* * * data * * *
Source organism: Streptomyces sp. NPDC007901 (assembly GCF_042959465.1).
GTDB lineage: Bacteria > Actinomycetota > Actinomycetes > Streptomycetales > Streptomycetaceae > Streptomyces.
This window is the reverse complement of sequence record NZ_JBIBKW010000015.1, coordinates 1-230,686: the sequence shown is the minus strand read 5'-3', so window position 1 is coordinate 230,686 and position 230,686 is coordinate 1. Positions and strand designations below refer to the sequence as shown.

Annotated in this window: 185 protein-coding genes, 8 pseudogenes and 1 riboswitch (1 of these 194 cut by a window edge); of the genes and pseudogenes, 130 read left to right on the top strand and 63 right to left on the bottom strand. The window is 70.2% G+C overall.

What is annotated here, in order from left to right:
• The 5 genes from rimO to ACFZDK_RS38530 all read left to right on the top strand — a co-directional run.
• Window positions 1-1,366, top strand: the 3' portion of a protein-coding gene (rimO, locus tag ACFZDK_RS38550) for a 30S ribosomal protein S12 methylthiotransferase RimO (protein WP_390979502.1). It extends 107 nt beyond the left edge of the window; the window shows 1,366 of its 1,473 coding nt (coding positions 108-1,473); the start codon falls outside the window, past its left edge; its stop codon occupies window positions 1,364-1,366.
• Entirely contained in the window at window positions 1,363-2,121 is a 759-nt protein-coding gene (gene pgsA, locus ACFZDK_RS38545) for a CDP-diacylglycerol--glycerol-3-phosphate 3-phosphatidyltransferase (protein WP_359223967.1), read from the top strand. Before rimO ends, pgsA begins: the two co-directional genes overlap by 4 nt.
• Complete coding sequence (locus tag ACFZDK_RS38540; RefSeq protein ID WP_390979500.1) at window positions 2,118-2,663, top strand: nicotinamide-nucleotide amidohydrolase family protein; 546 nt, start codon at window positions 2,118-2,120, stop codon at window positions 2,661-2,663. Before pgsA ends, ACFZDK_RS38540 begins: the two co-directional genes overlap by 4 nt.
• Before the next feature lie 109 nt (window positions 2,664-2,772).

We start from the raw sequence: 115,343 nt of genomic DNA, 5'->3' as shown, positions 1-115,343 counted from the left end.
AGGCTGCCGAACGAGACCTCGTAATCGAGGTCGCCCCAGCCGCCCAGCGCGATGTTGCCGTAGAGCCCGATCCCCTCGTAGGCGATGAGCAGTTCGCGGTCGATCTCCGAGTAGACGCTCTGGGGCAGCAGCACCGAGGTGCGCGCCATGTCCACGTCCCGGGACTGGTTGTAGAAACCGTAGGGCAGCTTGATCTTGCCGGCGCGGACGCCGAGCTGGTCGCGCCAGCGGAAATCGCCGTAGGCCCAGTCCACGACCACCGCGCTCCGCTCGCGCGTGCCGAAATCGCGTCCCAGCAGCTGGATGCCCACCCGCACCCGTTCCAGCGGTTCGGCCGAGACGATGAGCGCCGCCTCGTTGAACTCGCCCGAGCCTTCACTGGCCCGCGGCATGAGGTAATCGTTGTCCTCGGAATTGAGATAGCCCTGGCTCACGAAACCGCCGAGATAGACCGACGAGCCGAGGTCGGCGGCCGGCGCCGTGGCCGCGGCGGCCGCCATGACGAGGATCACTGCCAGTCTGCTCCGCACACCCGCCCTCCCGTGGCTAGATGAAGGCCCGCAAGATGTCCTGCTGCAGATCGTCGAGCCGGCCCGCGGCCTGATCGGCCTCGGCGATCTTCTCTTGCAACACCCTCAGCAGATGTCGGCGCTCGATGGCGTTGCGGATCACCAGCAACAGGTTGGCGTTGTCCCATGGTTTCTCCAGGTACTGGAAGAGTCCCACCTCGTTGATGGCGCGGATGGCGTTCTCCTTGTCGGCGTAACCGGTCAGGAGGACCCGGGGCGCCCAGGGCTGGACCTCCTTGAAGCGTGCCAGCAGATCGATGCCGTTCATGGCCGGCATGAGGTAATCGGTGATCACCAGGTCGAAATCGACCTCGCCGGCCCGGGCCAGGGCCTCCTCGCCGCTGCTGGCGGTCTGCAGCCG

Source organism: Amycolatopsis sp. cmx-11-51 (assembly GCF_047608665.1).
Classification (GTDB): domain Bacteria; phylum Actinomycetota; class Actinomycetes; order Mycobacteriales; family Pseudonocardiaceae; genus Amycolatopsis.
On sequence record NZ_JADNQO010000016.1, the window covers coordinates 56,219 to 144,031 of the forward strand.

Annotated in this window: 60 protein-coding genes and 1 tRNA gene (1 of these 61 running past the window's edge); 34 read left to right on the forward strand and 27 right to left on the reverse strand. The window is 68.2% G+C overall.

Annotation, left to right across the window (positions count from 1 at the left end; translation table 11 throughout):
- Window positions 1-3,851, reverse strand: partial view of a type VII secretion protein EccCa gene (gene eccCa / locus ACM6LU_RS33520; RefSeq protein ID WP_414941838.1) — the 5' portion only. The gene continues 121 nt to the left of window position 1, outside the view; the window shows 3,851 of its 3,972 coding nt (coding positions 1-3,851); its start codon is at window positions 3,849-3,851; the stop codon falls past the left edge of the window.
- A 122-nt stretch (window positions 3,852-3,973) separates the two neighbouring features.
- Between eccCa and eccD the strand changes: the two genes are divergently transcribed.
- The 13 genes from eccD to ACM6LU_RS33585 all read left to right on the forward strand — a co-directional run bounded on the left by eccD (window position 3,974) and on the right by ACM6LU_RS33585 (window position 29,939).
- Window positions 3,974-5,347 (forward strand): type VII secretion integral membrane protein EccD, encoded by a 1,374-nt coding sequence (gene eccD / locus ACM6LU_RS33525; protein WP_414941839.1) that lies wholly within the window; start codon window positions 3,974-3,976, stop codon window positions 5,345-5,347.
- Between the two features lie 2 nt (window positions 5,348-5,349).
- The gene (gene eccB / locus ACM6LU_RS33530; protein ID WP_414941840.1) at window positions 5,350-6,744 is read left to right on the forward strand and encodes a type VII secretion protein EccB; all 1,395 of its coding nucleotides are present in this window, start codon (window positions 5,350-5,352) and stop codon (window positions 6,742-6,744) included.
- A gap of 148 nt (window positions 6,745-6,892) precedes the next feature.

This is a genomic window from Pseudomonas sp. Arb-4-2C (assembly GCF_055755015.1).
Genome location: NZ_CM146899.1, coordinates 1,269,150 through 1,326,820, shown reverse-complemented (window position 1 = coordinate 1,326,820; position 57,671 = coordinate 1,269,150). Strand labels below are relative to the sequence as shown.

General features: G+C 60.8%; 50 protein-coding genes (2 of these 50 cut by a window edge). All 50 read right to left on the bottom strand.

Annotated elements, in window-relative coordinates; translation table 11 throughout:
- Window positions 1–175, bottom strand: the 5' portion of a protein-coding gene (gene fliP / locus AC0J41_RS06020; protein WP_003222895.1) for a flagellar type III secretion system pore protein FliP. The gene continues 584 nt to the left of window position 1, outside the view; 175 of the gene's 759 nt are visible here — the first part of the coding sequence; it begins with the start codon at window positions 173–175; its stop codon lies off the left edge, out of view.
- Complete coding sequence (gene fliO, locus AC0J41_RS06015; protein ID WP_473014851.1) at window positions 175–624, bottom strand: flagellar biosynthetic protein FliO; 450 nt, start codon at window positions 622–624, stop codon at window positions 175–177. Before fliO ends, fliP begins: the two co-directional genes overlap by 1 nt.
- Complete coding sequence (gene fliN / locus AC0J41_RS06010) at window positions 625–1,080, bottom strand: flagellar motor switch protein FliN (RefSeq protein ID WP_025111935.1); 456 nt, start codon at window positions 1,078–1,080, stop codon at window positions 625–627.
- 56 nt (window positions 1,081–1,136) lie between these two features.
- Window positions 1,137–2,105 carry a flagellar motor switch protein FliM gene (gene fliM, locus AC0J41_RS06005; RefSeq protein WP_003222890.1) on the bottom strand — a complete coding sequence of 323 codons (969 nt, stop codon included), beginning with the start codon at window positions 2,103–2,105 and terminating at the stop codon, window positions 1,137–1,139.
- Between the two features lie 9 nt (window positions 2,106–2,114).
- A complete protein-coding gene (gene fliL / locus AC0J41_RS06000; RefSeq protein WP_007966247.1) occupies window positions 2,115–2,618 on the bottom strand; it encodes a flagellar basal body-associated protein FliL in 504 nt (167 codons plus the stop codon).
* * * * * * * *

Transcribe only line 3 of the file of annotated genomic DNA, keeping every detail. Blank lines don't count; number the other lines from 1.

This window is the reverse complement of sequence record NZ_JBIBKW010000015.1, coordinates 1-230,686: the sequence shown is the minus strand read 5'-3', so window position 1 is coordinate 230,686 and position 230,686 is coordinate 1. Positions and strand designations below refer to the sequence as shown.